When treatment has begun, you will be encouraged to maintain complete abstinence from drugs and alcohol. If you are new to recovery, this might seem intimidating. To make it easier, DBT will break down your long term recovery and sobriety into smaller goals that are easier to obtain.

To this end, your dialectical behavior therapist might suggest that you set small goals - such as maintaining your sobriety for a hour or a day or even a week. After you have succeeded in attaining this goal, you can renew it and restart the process. While working towards success, you will gain stability. You will also be able to move closer to a lifestyle of complete sobriety in the long term.

As your treatment progresses, this therapy option will target some of the behaviors that could improve your chances of recovering fully from your substance abuse and addiction. These behaviors include:

  • Alleviating or reducing withdrawal symptoms
  • Overcoming thoughts and behaviors that encourage your alcohol and drug abuse
  • Reducing temptations for relapse and cravings for drugs
  • Reinforcing healthy environments, relationships, and behaviors that support your ongoing sobriety
  • Removing all environmental and social triggers that could lead to renewed drug and alcohol abuse, including events, people, and places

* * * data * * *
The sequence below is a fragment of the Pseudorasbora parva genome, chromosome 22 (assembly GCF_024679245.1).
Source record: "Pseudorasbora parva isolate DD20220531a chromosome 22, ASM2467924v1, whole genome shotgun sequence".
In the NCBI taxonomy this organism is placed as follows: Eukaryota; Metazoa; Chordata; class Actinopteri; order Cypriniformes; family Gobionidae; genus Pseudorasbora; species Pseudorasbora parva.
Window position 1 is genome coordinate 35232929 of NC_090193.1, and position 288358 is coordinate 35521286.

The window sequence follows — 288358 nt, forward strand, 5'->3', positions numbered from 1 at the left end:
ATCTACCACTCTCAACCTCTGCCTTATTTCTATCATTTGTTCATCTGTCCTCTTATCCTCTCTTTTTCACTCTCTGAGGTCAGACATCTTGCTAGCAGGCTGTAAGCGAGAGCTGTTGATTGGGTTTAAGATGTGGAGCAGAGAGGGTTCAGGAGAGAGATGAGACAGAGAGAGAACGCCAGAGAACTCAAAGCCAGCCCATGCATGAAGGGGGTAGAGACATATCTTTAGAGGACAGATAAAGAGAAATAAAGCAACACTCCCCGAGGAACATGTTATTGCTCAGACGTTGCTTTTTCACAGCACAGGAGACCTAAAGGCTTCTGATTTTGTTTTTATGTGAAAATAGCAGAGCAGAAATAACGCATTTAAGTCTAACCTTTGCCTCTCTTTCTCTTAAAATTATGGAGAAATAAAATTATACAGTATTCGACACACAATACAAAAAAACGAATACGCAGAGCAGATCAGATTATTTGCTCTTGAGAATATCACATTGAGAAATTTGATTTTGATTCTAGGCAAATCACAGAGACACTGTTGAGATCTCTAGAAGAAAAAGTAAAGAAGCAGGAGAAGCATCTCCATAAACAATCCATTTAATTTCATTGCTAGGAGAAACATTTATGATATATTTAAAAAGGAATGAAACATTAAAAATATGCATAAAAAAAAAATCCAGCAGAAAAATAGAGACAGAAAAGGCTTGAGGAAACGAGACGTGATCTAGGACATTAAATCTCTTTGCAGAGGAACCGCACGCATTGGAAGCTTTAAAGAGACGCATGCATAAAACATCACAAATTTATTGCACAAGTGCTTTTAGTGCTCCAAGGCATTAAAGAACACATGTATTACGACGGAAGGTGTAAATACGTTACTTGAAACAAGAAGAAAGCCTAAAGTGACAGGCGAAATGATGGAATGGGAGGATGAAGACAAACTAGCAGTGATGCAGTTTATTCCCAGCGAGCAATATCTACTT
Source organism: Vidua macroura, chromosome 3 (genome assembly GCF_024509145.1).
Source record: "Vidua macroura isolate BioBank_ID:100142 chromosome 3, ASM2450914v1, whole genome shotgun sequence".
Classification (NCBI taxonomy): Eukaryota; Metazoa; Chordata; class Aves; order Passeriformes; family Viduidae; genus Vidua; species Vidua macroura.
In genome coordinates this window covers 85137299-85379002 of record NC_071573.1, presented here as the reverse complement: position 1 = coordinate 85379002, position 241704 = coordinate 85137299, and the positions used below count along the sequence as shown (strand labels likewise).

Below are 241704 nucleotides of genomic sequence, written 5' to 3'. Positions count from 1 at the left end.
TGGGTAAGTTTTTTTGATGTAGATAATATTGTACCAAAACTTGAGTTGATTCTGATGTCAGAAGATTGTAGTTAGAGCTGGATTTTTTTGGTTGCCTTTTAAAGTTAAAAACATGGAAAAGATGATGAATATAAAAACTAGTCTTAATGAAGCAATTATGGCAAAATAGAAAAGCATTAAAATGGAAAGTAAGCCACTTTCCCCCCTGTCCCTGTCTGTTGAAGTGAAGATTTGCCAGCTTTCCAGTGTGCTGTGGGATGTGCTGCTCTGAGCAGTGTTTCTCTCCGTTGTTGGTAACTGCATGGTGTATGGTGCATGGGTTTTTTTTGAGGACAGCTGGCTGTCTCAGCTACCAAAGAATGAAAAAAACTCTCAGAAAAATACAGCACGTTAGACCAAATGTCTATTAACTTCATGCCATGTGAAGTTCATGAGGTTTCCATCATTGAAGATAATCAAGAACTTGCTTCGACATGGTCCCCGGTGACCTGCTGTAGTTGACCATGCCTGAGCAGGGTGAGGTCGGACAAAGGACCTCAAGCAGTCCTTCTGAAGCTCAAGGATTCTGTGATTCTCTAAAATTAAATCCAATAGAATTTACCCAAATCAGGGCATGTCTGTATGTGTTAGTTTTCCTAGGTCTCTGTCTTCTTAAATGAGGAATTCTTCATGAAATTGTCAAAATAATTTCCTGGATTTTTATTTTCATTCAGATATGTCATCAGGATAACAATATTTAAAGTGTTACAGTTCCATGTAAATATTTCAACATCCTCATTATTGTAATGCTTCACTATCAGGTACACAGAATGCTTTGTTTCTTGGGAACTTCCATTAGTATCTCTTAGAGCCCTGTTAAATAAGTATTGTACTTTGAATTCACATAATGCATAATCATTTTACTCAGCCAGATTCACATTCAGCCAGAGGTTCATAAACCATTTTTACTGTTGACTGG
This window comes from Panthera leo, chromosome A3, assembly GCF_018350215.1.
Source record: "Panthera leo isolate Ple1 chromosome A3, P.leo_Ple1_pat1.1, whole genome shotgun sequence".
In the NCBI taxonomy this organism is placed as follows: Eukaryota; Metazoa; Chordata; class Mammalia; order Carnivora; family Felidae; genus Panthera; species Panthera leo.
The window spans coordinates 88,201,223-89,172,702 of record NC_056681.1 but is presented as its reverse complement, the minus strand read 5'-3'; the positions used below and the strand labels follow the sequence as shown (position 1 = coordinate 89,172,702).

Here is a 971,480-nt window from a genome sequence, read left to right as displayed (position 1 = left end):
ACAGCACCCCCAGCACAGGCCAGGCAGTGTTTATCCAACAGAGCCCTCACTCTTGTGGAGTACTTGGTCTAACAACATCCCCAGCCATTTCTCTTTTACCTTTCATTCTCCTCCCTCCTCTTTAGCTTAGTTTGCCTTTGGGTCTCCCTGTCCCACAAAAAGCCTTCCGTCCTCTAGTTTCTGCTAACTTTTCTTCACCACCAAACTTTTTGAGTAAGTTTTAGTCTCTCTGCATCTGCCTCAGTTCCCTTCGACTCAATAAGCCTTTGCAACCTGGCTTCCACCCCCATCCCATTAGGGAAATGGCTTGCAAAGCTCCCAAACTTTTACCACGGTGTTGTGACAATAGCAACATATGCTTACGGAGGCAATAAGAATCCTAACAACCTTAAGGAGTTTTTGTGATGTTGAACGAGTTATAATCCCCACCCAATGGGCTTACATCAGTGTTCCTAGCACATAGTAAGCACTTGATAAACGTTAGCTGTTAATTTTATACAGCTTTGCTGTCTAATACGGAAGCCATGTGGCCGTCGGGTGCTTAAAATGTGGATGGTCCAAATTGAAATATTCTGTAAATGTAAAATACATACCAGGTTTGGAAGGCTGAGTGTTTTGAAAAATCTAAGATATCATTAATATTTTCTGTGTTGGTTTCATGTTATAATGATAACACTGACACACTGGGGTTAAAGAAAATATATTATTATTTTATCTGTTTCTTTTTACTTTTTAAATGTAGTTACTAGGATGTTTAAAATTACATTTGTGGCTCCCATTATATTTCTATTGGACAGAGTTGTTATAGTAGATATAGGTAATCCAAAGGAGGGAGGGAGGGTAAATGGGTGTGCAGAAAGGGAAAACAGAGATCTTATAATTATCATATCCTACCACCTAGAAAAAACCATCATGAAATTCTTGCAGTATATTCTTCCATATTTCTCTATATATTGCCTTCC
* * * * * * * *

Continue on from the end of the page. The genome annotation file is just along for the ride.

One of the goals of dialectical behavior therapy would be to help you develop a clear mind. In this mental state, you will be focused on your recovery goals while still maintaining your awareness of all potential threats to your long term sobriety. Through mindfulness and a clear mind, you will be in a better position to avoid potential relapse triggers as well as cope with them in case they arise.

Benefits of Dialectical Behavior Therapy

Addiction treatment centers will mostly use DBT to improve certain areas of your life, including but not limited to the following:

  • Distress tolerance skills
  • Emotion regulation skills
  • Interpersonal effectiveness
  • Mindfulness skills

This form of therapy is effective because of its foundation in different functions. Through these functions, you will be in a better positive to uproot negative behaviors, emotions, and thoughts in your life that have been undermining your sobriety.

For instance, dialectical behavior therapy can enhance your capabilities by improving and teaching your life skills to nurture a lifestyle of stable and reliable recovery. The homework assignments given and group therapy sessions can help you achieve these goals.

You will also get the opportunity to generalize capabilities. This is because the therapy sessions will be highly individualized with the goal of helping you develop the coping skills you needed to address the challenges in your life.

Similarly, DBT can improve your motivation and well a reduce any dysfunctional behaviors that you have been engaging in with respect to substance abuse and addiction. The process would boost your desire to positively change your life. You will also be able to structure your environment and enhance and maintain your motivation and capabilities.

Getting Help

Whether you are struggling with a substance use disorder or a co-occurring condition involving addiction and another mental or behavioral health disorder, you can benefit from dialectical behavior therapy as you get started on the road to long term recovery.